Newspaper article Pittsburgh Post-Gazette (Pittsburgh, PA)

Jazz Legend Joe Negri on Hand to Help Celebrate Guitar Day

Newspaper article Pittsburgh Post-Gazette (Pittsburgh, PA)

Jazz Legend Joe Negri on Hand to Help Celebrate Guitar Day

Article excerpt

It's not every day that a legendary jazz guitarist has a master class open to the public.

On Saturday, Joe Negri will celebrate 45 years as a professor at Duquesne University with a master class from 1-2 p.m. in room 322 of the Mary Pappert School of Music, Uptown. It's part of Duquesne's guitar and bass workshop, which runs from 9:30 a.m.-5 p.m.

Also Saturday, Mayor Bill Peduto will proclaim July 21 as Guitar Day with Joe Negri in the City of Pittsburgh. It's a big honor for the man most famous as Handyman Negri on the beloved children's TV show "Mister Rogers' Neighborhood."

Not long after joining Fred Rogers' show, Mr. Negri taught a guitar class at the University of Pittsburgh. In 1973, he founded the jazz guitar program at Duquesne. Although some colleges had guitar programs, Mr. Negri said that jazz programs were few and far between.

"If you wanted to play jazz in the school, you had to almost hide out," he said. "It was frowned upon."

A guitar and jazz were not Mr. Negri's first choices. At 8 years old, he made the switch from ukulele to guitar and has been playing ever since. Although he almost gave it up in his teens to pursue a career in sports broadcasting, he decided to stick with music. At 16, he left South Hills High School to go on tour with Shep Fields' band. He blossomed under teacher Vic Lawrence, who founded Lawrence Music in Castle Shannon in 1954.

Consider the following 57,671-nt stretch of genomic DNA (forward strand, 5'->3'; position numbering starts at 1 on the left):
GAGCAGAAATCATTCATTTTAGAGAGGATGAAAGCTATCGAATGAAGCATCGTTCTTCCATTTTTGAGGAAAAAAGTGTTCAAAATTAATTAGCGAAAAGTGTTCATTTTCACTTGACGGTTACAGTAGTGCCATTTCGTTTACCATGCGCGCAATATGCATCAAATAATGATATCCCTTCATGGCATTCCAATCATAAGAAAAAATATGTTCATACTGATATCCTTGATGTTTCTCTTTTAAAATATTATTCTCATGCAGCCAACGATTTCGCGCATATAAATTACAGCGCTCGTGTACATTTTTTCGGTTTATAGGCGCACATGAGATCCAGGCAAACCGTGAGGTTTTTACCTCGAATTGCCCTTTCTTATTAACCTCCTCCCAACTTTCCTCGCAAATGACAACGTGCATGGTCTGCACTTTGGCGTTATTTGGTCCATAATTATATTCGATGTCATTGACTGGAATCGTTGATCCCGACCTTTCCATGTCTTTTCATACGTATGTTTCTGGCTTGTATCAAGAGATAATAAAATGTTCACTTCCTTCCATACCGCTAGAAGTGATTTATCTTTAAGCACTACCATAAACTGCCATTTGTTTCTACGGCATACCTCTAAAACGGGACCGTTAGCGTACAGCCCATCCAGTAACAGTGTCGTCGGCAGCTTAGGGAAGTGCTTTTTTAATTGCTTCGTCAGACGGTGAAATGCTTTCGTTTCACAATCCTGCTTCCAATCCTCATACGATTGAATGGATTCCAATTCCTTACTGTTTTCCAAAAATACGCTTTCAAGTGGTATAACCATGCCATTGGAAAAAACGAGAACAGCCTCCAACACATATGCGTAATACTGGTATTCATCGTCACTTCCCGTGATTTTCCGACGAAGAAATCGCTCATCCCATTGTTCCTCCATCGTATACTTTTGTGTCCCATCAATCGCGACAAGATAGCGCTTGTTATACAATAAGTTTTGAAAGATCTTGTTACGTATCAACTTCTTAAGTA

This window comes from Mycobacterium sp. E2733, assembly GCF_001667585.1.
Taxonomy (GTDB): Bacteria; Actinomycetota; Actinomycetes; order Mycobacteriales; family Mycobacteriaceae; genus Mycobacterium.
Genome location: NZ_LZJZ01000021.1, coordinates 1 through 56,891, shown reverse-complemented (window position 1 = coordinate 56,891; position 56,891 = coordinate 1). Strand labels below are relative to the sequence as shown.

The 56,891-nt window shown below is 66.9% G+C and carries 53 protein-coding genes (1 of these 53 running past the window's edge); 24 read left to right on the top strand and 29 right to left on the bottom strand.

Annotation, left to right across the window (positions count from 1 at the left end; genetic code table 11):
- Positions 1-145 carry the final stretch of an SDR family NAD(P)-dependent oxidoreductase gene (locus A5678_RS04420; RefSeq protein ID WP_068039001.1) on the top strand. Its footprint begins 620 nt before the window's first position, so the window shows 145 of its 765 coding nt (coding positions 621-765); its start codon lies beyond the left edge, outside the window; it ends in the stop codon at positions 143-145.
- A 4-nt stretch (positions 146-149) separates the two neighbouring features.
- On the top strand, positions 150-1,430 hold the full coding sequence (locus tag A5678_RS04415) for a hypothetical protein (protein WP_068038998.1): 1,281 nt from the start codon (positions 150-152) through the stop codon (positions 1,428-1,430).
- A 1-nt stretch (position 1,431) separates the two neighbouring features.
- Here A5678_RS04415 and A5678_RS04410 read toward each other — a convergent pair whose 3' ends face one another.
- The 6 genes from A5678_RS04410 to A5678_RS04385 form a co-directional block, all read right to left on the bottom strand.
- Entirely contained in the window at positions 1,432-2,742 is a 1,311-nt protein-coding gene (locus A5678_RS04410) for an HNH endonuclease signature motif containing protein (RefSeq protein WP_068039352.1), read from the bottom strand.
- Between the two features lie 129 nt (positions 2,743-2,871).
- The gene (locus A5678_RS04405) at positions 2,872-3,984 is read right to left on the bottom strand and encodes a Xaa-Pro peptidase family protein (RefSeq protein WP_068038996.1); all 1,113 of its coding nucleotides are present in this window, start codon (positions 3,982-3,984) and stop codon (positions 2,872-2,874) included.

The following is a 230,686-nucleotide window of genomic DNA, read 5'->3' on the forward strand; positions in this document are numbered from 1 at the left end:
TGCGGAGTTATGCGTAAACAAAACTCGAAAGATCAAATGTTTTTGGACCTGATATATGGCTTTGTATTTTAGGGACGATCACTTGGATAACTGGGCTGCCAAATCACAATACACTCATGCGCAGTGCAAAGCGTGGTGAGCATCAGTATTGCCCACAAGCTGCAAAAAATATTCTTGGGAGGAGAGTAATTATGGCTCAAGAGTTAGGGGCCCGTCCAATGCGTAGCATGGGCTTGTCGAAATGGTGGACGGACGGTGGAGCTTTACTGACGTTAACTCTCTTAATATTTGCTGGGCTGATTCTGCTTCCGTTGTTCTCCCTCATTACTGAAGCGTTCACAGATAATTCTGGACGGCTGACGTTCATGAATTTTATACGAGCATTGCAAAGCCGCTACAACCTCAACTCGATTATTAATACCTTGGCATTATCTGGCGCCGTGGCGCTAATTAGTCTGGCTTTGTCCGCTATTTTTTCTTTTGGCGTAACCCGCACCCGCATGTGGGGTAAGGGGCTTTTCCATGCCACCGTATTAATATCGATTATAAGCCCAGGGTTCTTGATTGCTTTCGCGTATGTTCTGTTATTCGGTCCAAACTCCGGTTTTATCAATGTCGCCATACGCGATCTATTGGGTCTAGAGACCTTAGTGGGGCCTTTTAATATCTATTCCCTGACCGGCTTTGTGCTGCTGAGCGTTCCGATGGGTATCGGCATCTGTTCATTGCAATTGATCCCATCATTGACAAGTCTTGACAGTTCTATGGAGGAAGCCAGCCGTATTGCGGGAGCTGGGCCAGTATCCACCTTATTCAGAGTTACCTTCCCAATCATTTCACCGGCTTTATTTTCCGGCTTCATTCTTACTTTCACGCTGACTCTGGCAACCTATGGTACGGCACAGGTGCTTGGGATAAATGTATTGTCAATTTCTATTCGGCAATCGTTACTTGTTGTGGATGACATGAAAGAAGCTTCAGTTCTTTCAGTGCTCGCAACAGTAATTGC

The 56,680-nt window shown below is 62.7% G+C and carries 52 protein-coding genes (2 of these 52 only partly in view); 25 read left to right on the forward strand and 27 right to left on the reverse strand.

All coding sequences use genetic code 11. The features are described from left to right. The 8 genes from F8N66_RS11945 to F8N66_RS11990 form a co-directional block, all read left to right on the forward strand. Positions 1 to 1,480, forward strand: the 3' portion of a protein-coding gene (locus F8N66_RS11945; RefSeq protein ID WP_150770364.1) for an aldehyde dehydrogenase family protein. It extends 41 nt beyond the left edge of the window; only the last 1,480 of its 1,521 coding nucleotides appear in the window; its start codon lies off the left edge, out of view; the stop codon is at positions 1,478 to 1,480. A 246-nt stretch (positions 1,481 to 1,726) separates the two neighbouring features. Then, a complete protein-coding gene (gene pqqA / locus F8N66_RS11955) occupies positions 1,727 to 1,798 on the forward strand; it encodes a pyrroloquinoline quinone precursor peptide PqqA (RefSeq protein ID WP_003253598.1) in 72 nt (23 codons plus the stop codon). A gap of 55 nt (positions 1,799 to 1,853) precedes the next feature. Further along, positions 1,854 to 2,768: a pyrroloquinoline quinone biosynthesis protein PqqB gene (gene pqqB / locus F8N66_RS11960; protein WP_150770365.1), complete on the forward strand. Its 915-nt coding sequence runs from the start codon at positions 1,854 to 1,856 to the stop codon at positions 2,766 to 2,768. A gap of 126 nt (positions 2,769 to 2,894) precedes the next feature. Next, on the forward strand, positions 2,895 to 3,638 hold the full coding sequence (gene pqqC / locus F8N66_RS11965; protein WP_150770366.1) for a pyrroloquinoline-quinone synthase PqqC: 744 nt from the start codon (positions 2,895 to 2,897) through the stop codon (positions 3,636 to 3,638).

In 1968, Mr. Negri joined the cast of "Mister Rogers' Neighborhood," teaching children about music and life as Handyman Negri.

"I think a lot of students that got to Duquesne or Pitt know me from the Rogers show," he said. "They liked the music and what I did with Johnny Costa and remember the handyman character."

He said that jazz played a key role in the show and effectively introduced young children to the genre. He wishes the documentary "Won't You Be My Neighbor?" had explored the program's use of music in more detail. Mr. Rogers, who had a bachelor's degree in music composition from Rollins College in Winter Park, Fla., insisted that music be an integral part of the show.

Mr. Negri has connected with many people through his music. …

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